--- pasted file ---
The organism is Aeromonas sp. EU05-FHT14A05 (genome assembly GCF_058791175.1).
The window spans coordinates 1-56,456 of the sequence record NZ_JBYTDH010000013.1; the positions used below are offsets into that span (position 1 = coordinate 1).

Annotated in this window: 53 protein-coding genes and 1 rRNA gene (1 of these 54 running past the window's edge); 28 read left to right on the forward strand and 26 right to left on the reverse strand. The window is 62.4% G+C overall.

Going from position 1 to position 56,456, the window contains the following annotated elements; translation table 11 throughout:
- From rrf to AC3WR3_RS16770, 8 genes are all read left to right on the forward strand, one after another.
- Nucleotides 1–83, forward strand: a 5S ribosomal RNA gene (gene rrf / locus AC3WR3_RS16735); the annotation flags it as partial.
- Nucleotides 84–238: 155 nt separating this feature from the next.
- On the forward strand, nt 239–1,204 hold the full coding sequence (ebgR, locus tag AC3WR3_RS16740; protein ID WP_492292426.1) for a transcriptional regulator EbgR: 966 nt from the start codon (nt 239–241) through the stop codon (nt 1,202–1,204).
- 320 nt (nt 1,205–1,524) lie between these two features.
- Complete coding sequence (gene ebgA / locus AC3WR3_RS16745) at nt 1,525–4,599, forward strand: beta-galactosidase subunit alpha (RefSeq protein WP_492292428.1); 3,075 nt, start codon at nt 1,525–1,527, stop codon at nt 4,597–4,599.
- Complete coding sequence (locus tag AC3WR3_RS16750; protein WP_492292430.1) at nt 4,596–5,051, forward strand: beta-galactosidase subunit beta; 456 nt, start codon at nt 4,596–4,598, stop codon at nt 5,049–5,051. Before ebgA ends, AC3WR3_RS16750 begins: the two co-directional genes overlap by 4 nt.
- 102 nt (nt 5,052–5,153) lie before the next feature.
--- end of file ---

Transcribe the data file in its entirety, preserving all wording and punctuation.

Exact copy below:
The organism is Aeromonas sp. EU05-FHT14A05 (genome assembly GCF_058791175.1).
The window spans coordinates 1-56,456 of the sequence record NZ_JBYTDH010000013.1; the positions used below are offsets into that span (position 1 = coordinate 1).

Annotated in this window: 53 protein-coding genes and 1 rRNA gene (1 of these 54 running past the window's edge); 28 read left to right on the forward strand and 26 right to left on the reverse strand. The window is 62.4% G+C overall.

Going from position 1 to position 56,456, the window contains the following annotated elements; translation table 11 throughout:
- From rrf to AC3WR3_RS16770, 8 genes are all read left to right on the forward strand, one after another.
- Nucleotides 1–83, forward strand: a 5S ribosomal RNA gene (gene rrf / locus AC3WR3_RS16735); the annotation flags it as partial.
- Nucleotides 84–238: 155 nt separating this feature from the next.
- On the forward strand, nt 239–1,204 hold the full coding sequence (ebgR, locus tag AC3WR3_RS16740; protein ID WP_492292426.1) for a transcriptional regulator EbgR: 966 nt from the start codon (nt 239–241) through the stop codon (nt 1,202–1,204).
- 320 nt (nt 1,205–1,524) lie between these two features.
- Complete coding sequence (gene ebgA / locus AC3WR3_RS16745) at nt 1,525–4,599, forward strand: beta-galactosidase subunit alpha (RefSeq protein WP_492292428.1); 3,075 nt, start codon at nt 1,525–1,527, stop codon at nt 4,597–4,599.
- Complete coding sequence (locus tag AC3WR3_RS16750; protein WP_492292430.1) at nt 4,596–5,051, forward strand: beta-galactosidase subunit beta; 456 nt, start codon at nt 4,596–4,598, stop codon at nt 5,049–5,051. Before ebgA ends, AC3WR3_RS16750 begins: the two co-directional genes overlap by 4 nt.
- 102 nt (nt 5,052–5,153) lie before the next feature.